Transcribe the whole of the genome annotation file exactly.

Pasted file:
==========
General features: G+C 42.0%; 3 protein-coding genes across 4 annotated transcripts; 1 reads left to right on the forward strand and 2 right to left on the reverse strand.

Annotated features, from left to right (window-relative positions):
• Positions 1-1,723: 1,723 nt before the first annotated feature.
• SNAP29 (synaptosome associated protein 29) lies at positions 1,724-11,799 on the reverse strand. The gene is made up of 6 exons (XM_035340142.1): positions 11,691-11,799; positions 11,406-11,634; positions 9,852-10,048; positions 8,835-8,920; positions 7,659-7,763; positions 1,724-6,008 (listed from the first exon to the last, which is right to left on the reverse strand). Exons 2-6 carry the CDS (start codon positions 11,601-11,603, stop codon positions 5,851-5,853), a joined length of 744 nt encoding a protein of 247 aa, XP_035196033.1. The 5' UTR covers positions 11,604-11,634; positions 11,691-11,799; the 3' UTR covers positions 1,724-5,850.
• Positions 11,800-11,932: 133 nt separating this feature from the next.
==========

General features: G+C 42.0%; 3 protein-coding genes across 4 annotated transcripts; 1 reads left to right on the forward strand and 2 right to left on the reverse strand.

Annotated features, from left to right (window-relative positions):
• Positions 1-1,723: 1,723 nt before the first annotated feature.
• SNAP29 (synaptosome associated protein 29) lies at positions 1,724-11,799 on the reverse strand. The gene is made up of 6 exons (XM_035340142.1): positions 11,691-11,799; positions 11,406-11,634; positions 9,852-10,048; positions 8,835-8,920; positions 7,659-7,763; positions 1,724-6,008 (listed from the first exon to the last, which is right to left on the reverse strand). Exons 2-6 carry the CDS (start codon positions 11,601-11,603, stop codon positions 5,851-5,853), a joined length of 744 nt encoding a protein of 247 aa, XP_035196033.1. The 5' UTR covers positions 11,604-11,634; positions 11,691-11,799; the 3' UTR covers positions 1,724-5,850.
• Positions 11,800-11,932: 133 nt separating this feature from the next.